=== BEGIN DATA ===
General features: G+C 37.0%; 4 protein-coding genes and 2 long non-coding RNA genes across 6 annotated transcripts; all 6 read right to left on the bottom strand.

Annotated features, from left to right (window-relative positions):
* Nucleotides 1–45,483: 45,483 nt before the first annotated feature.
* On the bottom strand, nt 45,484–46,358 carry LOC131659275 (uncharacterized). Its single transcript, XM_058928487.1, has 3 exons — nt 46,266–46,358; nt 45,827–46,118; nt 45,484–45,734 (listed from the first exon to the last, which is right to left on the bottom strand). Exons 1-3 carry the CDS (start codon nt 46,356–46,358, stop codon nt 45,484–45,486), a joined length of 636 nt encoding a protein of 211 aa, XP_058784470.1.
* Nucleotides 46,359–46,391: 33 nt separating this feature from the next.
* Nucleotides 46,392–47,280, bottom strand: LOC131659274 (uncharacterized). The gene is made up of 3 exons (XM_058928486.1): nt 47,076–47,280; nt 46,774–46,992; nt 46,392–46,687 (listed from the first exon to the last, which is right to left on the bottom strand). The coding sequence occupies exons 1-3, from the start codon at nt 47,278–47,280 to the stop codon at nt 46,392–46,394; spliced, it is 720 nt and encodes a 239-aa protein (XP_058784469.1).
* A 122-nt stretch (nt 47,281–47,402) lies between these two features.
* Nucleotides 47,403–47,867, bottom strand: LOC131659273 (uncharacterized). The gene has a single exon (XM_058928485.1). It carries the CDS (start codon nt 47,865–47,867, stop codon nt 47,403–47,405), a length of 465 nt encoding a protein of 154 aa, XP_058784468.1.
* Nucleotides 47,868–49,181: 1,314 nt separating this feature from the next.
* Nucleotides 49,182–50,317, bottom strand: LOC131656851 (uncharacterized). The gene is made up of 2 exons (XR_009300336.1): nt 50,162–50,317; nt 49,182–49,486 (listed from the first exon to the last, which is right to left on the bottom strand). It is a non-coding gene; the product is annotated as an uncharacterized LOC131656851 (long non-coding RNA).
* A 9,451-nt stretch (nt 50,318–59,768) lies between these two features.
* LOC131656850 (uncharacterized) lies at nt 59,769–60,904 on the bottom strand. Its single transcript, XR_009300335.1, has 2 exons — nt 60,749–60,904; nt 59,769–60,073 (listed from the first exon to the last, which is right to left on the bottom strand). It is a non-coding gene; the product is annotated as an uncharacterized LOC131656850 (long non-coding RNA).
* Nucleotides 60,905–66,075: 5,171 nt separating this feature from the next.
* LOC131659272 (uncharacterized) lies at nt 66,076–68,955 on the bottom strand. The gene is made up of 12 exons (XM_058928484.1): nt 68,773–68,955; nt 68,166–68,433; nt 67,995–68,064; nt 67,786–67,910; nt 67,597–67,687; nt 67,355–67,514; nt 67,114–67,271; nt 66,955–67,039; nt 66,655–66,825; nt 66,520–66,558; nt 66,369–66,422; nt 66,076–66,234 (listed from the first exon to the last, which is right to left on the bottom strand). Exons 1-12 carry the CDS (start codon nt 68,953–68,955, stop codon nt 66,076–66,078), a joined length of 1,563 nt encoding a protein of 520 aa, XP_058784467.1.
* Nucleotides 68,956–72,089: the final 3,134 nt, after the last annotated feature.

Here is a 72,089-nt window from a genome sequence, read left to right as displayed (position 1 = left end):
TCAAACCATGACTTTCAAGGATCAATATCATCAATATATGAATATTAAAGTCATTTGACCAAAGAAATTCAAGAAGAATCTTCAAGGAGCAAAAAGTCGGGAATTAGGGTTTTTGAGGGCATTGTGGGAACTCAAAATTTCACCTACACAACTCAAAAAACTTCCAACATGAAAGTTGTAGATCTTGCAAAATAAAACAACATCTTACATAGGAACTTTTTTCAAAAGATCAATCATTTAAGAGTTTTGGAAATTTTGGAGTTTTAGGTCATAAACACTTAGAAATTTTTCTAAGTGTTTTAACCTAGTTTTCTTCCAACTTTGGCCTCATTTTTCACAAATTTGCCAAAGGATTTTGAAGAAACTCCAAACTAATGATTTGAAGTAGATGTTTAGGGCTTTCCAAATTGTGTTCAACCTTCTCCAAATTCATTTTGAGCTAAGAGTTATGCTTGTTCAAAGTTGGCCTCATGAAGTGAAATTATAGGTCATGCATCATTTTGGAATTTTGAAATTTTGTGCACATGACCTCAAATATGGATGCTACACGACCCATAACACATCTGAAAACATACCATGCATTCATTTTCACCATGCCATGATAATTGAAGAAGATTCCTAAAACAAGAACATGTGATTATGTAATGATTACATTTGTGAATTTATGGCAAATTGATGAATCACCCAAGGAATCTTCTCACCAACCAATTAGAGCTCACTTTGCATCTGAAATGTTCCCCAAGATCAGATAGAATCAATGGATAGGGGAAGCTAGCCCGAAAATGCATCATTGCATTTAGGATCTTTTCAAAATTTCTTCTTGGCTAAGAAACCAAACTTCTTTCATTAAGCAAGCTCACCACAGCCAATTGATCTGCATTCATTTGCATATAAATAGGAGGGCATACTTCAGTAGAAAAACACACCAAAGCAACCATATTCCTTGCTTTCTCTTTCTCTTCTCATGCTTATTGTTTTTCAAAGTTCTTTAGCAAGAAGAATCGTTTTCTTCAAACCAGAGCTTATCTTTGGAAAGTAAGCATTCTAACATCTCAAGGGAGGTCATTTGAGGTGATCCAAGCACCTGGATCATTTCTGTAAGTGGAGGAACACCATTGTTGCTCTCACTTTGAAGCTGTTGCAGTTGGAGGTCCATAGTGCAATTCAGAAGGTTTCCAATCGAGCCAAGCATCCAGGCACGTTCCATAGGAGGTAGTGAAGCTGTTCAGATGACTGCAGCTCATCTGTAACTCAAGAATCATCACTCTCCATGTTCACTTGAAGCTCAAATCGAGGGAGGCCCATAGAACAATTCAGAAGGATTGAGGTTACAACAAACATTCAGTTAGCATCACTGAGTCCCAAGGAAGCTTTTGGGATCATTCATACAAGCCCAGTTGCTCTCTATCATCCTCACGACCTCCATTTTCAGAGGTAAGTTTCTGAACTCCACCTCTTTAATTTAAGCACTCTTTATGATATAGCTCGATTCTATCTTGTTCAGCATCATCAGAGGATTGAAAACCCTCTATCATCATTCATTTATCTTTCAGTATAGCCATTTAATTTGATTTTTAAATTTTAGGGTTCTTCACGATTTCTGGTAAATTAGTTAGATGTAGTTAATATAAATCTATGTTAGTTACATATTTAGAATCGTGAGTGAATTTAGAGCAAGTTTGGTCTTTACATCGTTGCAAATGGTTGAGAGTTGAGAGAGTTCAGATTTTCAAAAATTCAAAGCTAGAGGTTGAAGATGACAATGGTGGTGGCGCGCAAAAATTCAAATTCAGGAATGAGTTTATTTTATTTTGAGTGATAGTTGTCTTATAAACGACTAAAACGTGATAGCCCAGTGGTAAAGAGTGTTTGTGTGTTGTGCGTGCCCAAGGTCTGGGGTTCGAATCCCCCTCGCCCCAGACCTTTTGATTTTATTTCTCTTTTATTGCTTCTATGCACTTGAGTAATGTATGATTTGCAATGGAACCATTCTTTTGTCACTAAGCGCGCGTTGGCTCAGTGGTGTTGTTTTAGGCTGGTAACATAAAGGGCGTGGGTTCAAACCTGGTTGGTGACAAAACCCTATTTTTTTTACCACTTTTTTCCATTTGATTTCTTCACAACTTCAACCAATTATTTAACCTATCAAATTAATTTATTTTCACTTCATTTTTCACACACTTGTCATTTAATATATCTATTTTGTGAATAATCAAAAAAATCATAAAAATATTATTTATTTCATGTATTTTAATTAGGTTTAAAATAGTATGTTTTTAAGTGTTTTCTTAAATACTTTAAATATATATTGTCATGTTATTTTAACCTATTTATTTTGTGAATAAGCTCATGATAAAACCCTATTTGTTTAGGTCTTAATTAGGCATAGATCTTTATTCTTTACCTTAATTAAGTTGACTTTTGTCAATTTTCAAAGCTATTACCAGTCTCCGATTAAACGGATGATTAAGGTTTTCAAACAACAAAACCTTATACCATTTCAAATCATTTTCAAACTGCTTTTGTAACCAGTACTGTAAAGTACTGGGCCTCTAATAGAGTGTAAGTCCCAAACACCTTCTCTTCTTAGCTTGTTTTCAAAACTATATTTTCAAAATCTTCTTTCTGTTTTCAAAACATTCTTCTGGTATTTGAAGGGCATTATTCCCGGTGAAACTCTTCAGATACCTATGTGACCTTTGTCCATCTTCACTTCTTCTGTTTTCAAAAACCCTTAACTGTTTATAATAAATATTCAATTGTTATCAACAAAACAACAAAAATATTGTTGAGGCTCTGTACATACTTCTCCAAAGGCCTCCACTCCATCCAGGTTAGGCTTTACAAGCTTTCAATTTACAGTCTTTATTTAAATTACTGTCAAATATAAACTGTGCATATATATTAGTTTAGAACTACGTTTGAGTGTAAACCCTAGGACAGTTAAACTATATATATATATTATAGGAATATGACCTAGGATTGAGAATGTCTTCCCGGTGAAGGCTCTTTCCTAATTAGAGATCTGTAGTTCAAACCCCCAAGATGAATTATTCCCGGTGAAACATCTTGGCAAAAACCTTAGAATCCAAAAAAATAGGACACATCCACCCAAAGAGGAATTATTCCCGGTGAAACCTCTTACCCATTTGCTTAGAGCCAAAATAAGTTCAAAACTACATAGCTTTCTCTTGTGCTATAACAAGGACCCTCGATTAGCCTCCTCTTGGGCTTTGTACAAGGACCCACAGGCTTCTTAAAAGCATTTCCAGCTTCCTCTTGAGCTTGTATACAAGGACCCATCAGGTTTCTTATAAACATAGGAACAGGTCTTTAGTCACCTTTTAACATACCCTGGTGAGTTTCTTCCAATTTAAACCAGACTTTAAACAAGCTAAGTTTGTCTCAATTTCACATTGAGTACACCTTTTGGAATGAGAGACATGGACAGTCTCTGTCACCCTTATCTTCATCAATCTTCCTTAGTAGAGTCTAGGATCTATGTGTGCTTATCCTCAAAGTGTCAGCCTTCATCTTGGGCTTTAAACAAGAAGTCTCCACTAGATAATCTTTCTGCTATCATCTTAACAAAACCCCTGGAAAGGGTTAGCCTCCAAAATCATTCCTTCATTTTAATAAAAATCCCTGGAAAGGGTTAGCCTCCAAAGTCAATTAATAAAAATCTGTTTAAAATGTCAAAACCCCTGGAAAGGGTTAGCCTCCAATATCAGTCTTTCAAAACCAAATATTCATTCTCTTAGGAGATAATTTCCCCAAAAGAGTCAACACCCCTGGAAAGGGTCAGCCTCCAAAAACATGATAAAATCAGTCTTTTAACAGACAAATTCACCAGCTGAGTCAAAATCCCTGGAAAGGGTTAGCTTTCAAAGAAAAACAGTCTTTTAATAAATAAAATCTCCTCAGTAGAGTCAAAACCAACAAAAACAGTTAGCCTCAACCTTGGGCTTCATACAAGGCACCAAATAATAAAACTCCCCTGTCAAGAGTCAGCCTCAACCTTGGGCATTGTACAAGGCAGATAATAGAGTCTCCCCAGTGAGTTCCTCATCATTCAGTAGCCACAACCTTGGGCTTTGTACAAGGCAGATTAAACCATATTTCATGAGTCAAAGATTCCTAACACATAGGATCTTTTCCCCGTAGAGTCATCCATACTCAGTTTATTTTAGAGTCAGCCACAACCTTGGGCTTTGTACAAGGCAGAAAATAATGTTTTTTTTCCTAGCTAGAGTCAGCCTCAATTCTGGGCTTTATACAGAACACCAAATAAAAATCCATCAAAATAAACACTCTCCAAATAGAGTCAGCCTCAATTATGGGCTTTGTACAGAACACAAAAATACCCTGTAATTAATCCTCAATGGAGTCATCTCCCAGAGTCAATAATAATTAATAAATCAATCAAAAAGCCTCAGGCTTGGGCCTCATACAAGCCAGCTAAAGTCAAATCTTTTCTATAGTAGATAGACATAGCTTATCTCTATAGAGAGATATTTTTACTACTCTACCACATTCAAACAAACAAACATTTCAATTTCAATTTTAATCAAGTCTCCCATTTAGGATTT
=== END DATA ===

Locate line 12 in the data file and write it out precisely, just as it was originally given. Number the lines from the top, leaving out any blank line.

* LOC131656850 (uncharacterized) lies at nt 59,769–60,904 on the bottom strand. Its single transcript, XR_009300335.1, has 2 exons — nt 60,749–60,904; nt 59,769–60,073 (listed from the first exon to the last, which is right to left on the bottom strand). It is a non-coding gene; the product is annotated as an uncharacterized LOC131656850 (long non-coding RNA).